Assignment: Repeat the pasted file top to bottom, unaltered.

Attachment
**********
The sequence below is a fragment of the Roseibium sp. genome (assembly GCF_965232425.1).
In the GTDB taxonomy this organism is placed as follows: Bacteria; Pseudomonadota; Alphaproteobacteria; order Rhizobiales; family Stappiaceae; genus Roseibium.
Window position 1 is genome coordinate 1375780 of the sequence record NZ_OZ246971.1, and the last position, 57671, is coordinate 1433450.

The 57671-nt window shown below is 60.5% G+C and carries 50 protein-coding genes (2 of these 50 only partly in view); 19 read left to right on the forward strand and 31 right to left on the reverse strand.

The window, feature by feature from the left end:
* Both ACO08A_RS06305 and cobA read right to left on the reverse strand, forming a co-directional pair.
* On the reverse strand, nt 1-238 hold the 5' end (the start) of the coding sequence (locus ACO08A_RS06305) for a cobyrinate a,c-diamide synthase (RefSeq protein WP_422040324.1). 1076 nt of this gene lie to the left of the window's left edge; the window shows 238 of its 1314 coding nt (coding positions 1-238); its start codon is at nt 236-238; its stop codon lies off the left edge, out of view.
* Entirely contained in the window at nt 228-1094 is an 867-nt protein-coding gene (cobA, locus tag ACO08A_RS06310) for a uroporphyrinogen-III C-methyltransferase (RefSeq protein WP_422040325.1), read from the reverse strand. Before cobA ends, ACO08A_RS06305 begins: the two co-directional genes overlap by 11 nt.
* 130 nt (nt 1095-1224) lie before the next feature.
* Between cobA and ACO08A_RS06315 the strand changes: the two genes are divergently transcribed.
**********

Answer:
The sequence below is a fragment of the Roseibium sp. genome (assembly GCF_965232425.1).
In the GTDB taxonomy this organism is placed as follows: Bacteria; Pseudomonadota; Alphaproteobacteria; order Rhizobiales; family Stappiaceae; genus Roseibium.
Window position 1 is genome coordinate 1375780 of the sequence record NZ_OZ246971.1, and the last position, 57671, is coordinate 1433450.

The 57671-nt window shown below is 60.5% G+C and carries 50 protein-coding genes (2 of these 50 only partly in view); 19 read left to right on the forward strand and 31 right to left on the reverse strand.

The window, feature by feature from the left end:
* Both ACO08A_RS06305 and cobA read right to left on the reverse strand, forming a co-directional pair.
* On the reverse strand, nt 1-238 hold the 5' end (the start) of the coding sequence (locus ACO08A_RS06305) for a cobyrinate a,c-diamide synthase (RefSeq protein WP_422040324.1). 1076 nt of this gene lie to the left of the window's left edge; the window shows 238 of its 1314 coding nt (coding positions 1-238); its start codon is at nt 236-238; its stop codon lies off the left edge, out of view.
* Entirely contained in the window at nt 228-1094 is an 867-nt protein-coding gene (cobA, locus tag ACO08A_RS06310) for a uroporphyrinogen-III C-methyltransferase (RefSeq protein WP_422040325.1), read from the reverse strand. Before cobA ends, ACO08A_RS06305 begins: the two co-directional genes overlap by 11 nt.
* 130 nt (nt 1095-1224) lie before the next feature.
* Between cobA and ACO08A_RS06315 the strand changes: the two genes are divergently transcribed.